2) Eat yogurt with the metal lid, not with a spoon—everyone knows concerts happen at dinner time, so why should I be punished for my ingenuity for not even using a spoon? I mean, concert etiquette aside, this gurl gots to eat; I don’t care if the band is playing at pianissimo, my stomach is at fortissimo.

3) Clap like my life depends on it—if I don’t, people might think I’m disengaged, right? Also if I clap last, it’s an automatic win…so “oh well” that the band started playing something new.

4) Talk obnoxiously—I don’t care if I just got off stage, from playing, to sit in a seat or if I’m already there, concerts are just fancy TV’s. I’m here for my own “entertainment” and no one else’s.

I don’t:

1) Do anything else. My rules (above) are law. I eat copious amounts of yogurt in public, dress like it’s a post-Saturday Sunday everyday, clap like no one is watching, and talk like you actually care.

I think that most times I go to any type of “classier” event (where classy means anything else besides a football game most days) that these rules apply to everyone. I admit that there is a time and a place for no pants, for slopping on goopy foods, playing the stupid clap-last game, and talking so loud that people think you’re furious but really just happy.

But Hill Auditorium is never the place.

My carceral-stystem-self-fully-indoctrinated-by-the-system-of-normalization-that-Foucault-describes-aka-my-being demands some type of behavioral rules to live by. That and my gay sensibility for acting just so at such events. Either way, I feel like such “audience participators” should all be either A) drawn and quartered, or B) put in a room together to see how long they would last—and let’s be real, not long.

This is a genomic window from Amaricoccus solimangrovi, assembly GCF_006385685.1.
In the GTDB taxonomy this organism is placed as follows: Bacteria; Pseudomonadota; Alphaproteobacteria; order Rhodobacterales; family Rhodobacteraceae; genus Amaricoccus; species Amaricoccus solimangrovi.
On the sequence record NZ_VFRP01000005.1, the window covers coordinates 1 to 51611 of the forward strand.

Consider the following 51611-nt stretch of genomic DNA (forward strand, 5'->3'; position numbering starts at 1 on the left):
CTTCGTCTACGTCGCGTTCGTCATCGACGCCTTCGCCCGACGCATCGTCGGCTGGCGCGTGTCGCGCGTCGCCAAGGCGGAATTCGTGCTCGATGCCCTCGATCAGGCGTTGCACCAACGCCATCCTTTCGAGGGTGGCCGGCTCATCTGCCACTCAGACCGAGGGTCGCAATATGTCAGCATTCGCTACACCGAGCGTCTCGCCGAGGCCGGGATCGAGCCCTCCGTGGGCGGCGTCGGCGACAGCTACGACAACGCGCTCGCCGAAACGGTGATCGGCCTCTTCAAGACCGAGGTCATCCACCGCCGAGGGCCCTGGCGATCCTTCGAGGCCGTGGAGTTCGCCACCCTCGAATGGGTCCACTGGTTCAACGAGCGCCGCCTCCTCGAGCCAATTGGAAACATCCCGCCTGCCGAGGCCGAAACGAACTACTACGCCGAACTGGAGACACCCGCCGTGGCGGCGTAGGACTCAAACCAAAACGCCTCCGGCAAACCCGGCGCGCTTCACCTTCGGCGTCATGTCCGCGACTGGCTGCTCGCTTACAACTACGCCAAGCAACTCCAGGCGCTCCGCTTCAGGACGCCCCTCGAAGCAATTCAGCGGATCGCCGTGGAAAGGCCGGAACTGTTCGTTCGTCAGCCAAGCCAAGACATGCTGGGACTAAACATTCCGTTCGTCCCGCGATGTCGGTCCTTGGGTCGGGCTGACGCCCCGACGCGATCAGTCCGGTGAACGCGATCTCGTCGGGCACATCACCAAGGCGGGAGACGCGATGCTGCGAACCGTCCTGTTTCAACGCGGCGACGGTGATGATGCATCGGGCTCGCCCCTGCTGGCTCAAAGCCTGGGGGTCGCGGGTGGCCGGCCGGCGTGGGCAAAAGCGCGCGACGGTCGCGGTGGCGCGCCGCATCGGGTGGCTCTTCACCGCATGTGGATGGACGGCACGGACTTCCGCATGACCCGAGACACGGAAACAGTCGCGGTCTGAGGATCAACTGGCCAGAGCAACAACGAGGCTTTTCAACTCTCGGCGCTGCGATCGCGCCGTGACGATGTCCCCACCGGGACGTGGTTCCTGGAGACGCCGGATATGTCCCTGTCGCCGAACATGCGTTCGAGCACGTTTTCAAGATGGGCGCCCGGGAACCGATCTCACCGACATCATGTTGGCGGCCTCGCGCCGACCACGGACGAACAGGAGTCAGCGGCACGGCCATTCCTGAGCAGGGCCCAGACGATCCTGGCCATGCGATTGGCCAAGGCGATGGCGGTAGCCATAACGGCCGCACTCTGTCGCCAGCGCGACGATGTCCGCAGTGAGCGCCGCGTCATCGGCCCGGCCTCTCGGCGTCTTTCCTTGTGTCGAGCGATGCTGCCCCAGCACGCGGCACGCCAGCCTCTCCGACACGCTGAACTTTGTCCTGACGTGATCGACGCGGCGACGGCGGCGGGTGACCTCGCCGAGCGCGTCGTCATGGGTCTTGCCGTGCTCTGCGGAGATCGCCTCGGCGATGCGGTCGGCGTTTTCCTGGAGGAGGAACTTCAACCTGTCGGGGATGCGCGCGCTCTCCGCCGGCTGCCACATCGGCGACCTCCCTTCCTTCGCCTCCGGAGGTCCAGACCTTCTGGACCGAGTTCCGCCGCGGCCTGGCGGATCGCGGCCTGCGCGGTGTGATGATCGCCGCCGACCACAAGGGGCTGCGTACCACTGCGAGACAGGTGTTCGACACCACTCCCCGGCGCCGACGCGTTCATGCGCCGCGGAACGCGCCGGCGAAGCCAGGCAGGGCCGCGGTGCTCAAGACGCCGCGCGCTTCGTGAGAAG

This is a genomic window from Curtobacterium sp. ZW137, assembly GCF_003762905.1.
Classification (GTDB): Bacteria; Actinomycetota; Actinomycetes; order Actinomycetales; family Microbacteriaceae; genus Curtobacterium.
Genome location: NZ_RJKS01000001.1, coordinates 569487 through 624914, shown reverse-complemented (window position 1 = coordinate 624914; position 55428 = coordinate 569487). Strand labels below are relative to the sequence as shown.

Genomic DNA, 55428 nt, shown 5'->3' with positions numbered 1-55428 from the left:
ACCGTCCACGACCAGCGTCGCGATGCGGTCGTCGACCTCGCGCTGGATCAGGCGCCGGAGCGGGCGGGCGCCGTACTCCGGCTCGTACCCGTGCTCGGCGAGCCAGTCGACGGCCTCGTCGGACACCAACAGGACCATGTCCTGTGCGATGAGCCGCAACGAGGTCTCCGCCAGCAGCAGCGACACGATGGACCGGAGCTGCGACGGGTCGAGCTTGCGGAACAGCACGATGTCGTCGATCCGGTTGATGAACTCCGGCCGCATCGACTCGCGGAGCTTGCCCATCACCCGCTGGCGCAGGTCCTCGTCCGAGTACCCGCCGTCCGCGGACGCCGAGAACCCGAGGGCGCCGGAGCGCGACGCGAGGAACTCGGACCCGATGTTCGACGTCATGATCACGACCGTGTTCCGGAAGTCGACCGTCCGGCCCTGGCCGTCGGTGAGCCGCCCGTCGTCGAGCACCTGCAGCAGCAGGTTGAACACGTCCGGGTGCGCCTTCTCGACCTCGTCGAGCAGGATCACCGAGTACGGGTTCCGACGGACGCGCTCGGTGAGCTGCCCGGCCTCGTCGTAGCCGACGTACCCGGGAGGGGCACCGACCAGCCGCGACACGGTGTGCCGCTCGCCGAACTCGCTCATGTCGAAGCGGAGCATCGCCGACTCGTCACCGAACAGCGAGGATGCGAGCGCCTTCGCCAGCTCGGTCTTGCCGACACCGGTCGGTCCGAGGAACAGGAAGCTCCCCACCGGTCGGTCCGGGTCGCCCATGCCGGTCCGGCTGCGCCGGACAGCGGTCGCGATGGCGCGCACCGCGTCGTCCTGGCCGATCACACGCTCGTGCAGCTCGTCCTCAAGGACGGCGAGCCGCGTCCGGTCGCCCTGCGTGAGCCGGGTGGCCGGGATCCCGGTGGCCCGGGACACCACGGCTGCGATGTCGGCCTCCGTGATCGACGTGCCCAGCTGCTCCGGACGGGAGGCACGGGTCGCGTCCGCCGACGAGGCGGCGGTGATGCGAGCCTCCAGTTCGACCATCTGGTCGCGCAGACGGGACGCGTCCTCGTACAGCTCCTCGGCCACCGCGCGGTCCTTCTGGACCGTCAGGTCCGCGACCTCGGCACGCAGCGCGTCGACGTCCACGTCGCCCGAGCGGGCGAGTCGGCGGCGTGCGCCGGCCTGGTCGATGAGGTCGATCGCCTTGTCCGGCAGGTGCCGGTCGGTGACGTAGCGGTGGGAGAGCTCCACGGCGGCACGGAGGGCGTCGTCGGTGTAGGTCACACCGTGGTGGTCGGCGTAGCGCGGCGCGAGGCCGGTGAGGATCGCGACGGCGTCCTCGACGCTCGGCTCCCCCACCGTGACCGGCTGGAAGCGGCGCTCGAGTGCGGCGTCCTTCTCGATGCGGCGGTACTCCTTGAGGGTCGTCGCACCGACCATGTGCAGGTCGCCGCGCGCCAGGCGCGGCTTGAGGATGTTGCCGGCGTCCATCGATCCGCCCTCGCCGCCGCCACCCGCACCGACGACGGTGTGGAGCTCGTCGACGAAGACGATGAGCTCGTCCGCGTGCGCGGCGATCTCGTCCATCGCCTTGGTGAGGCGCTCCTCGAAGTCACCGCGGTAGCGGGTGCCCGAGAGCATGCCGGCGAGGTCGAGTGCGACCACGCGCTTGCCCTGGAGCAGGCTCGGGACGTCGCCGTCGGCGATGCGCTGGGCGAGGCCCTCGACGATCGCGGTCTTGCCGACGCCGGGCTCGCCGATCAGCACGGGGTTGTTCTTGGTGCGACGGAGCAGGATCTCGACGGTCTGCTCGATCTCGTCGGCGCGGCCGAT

However, being with such people can further provide entertainment. Think of yourself in a Kierkegaardian way where anything that happens—good or bad—as something to entertain your dreadful, angst-ridden existence that’s going along only further into the nothingness of life. While the concert occurs on stage you can enjoy that for it’s own sake: ambitious program wonderfully selected, decent musicianship, good conducting, perfect concert hall. You can also enjoy the audience constantly making a fool of themselves: picking their noises at the rhythm of notes played with pizzicato, eating foodstuffs during every first movement, and violently sneezing on fermatas.

All in all, going to a concert isn’t just going to a concert. It’s entering a space where the possibilities for entertainment are endless. The stage, the seats, the people, all have a potential to keep you going for hours upon hours.

The Art of Blank Space

First, I’d like to introduce myself to the wonderful machine of information that is the Internet. My name is Taylor Portela, I’m a junior studying English and Philosophy, and I work at the Spectrum Center. I love cheese, I read everything I possibly can, I dance and sing on the way to class, and I’m attached to the elliptical most days. But for this brief time, every Friday, I will discipline myself to keep my fingers typing, words a-spewing, and thoughts forming into a web so dense that it might, just maybe, make sense.